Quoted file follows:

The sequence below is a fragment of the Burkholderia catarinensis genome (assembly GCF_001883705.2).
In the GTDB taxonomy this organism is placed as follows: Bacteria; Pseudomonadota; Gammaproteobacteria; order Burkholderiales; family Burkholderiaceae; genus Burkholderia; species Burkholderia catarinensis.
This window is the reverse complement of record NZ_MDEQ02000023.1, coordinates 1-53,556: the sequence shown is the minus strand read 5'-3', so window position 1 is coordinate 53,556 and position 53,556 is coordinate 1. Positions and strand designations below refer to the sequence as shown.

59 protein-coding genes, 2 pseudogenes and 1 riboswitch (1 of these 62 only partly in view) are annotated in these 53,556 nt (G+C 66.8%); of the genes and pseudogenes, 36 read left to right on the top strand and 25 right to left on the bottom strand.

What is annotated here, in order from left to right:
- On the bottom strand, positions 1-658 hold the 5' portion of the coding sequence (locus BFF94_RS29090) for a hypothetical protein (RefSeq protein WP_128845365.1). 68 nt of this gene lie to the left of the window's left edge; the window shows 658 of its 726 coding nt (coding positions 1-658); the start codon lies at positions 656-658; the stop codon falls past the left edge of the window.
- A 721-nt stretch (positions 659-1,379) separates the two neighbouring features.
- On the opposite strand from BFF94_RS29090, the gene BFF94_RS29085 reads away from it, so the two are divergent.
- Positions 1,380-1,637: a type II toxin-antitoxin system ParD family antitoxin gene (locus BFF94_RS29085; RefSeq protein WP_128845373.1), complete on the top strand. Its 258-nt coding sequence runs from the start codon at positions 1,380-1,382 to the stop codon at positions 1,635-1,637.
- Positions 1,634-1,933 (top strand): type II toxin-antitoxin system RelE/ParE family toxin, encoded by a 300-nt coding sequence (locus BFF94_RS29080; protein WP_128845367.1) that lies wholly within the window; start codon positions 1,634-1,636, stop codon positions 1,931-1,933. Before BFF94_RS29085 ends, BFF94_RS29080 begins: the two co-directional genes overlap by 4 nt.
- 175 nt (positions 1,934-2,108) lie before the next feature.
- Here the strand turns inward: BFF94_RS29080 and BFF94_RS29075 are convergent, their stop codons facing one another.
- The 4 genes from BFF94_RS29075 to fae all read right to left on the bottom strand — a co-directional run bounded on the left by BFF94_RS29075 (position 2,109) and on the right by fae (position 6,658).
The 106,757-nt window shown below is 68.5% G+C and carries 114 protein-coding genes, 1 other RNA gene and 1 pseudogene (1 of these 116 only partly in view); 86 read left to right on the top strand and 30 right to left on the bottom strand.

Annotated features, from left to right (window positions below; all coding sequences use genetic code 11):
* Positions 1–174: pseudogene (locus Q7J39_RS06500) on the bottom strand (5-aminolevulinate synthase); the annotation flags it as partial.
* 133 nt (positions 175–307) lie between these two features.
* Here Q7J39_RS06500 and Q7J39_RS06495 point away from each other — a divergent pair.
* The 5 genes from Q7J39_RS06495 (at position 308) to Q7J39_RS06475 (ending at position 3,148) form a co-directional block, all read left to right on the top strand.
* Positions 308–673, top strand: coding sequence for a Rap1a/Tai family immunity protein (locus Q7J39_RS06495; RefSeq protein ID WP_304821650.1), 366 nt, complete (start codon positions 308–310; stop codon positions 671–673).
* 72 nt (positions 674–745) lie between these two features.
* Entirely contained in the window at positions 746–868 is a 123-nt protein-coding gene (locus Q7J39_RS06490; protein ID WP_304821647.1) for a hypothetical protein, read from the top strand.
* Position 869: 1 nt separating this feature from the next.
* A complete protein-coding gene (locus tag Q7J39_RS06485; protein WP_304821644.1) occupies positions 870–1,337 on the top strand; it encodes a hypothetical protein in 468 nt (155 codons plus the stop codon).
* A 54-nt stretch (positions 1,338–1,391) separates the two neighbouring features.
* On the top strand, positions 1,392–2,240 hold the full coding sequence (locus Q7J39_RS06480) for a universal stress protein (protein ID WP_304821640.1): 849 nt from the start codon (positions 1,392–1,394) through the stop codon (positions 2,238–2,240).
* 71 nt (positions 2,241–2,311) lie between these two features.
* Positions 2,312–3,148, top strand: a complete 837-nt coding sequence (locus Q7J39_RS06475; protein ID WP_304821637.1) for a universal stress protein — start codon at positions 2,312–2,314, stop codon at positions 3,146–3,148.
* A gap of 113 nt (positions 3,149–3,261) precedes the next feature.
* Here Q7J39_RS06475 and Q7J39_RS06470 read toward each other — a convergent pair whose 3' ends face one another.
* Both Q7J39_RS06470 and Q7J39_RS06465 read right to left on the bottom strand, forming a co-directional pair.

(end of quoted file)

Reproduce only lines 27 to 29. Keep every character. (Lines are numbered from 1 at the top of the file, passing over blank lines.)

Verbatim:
* 71 nt (positions 2,241–2,311) lie between these two features.
* Positions 2,312–3,148, top strand: a complete 837-nt coding sequence (locus Q7J39_RS06475; protein ID WP_304821637.1) for a universal stress protein — start codon at positions 2,312–2,314, stop codon at positions 3,146–3,148.
* A gap of 113 nt (positions 3,149–3,261) precedes the next feature.